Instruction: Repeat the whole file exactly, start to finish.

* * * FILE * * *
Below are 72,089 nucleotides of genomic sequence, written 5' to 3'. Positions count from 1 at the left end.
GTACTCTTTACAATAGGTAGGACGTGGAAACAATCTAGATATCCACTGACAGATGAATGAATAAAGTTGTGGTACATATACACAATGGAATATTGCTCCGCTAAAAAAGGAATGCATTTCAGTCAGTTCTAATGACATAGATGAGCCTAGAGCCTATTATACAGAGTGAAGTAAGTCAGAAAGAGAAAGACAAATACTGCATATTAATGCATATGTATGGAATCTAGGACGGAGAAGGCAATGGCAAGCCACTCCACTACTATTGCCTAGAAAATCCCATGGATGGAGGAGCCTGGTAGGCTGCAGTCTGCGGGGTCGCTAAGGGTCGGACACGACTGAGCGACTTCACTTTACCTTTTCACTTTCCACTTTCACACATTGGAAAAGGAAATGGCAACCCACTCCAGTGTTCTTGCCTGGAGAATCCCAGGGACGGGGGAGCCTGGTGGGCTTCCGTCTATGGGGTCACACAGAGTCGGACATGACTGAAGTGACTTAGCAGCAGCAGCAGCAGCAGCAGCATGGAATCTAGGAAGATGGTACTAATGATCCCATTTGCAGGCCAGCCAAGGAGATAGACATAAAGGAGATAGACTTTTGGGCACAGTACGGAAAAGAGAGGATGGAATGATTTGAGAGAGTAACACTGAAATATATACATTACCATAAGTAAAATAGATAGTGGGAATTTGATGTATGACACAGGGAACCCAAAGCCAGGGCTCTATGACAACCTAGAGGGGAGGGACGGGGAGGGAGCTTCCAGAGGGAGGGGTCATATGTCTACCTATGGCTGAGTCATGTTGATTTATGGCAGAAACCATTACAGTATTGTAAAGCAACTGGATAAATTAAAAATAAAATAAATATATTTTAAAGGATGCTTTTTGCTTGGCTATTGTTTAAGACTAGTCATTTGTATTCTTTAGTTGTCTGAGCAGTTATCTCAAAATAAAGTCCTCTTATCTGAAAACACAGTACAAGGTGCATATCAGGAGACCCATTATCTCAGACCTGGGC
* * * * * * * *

Below are 72,089 nucleotides of genomic sequence, written 5' to 3'. Positions count from 1 at the left end.
GTACTCTTTACAATAGGTAGGACGTGGAAACAATCTAGATATCCACTGACAGATGAATGAATAAAGTTGTGGTACATATACACAATGGAATATTGCTCCGCTAAAAAAGGAATGCATTTCAGTCAGTTCTAATGACATAGATGAGCCTAGAGCCTATTATACAGAGTGAAGTAAGTCAGAAAGAGAAAGACAAATACTGCATATTAATGCATATGTATGGAATCTAGGACGGAGAAGGCAATGGCAAGCCACTCCACTACTATTGCCTAGAAAATCCCATGGATGGAGGAGCCTGGTAGGCTGCAGTCTGCGGGGTCGCTAAGGGTCGGACACGACTGAGCGACTTCACTTTACCTTTTCACTTTCCACTTTCACACATTGGAAAAGGAAATGGCAACCCACTCCAGTGTTCTTGCCTGGAGAATCCCAGGGACGGGGGAGCCTGGTGGGCTTCCGTCTATGGGGTCACACAGAGTCGGACATGACTGAAGTGACTTAGCAGCAGCAGCAGCAGCAGCAGCATGGAATCTAGGAAGATGGTACTAATGATCCCATTTGCAGGCCAGCCAAGGAGATAGACATAAAGGAGATAGACTTTTGGGCACAGTACGGAAAAGAGAGGATGGAATGATTTGAGAGAGTAACACTGAAATATATACATTACCATAAGTAAAATAGATAGTGGGAATTTGATGTATGACACAGGGAACCCAAAGCCAGGGCTCTATGACAACCTAGAGGGGAGGGACGGGGAGGGAGCTTCCAGAGGGAGGGGTCATATGTCTACCTATGGCTGAGTCATGTTGATTTATGGCAGAAACCATTACAGTATTGTAAAGCAACTGGATAAATTAAAAATAAAATAAATATATTTTAAAGGATGCTTTTTGCTTGGCTATTGTTTAAGACTAGTCATTTGTATTCTTTAGTTGTCTGAGCAGTTATCTCAAAATAAAGTCCTCTTATCTGAAAACACAGTACAAGGTGCATATCAGGAGACCCATTATCTCAGACCTGGGC